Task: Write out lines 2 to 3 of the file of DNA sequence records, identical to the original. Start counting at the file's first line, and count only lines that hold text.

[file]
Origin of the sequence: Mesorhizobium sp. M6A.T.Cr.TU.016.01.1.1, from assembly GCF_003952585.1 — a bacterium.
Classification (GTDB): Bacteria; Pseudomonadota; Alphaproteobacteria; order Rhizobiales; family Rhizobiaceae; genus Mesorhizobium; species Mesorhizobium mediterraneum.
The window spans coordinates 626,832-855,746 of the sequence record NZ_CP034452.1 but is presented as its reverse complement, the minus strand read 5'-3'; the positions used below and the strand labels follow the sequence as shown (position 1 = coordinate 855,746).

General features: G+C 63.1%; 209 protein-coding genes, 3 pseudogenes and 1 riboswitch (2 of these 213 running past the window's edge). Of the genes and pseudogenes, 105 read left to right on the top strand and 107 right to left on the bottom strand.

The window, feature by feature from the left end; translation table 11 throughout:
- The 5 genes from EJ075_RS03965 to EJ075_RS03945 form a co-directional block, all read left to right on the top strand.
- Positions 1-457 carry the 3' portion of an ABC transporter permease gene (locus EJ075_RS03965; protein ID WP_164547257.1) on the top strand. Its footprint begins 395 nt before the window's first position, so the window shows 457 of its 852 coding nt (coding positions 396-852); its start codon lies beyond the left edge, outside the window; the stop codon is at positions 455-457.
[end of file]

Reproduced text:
Classification (GTDB): Bacteria; Pseudomonadota; Alphaproteobacteria; order Rhizobiales; family Rhizobiaceae; genus Mesorhizobium; species Mesorhizobium mediterraneum.
The window spans coordinates 626,832-855,746 of the sequence record NZ_CP034452.1 but is presented as its reverse complement, the minus strand read 5'-3'; the positions used below and the strand labels follow the sequence as shown (position 1 = coordinate 855,746).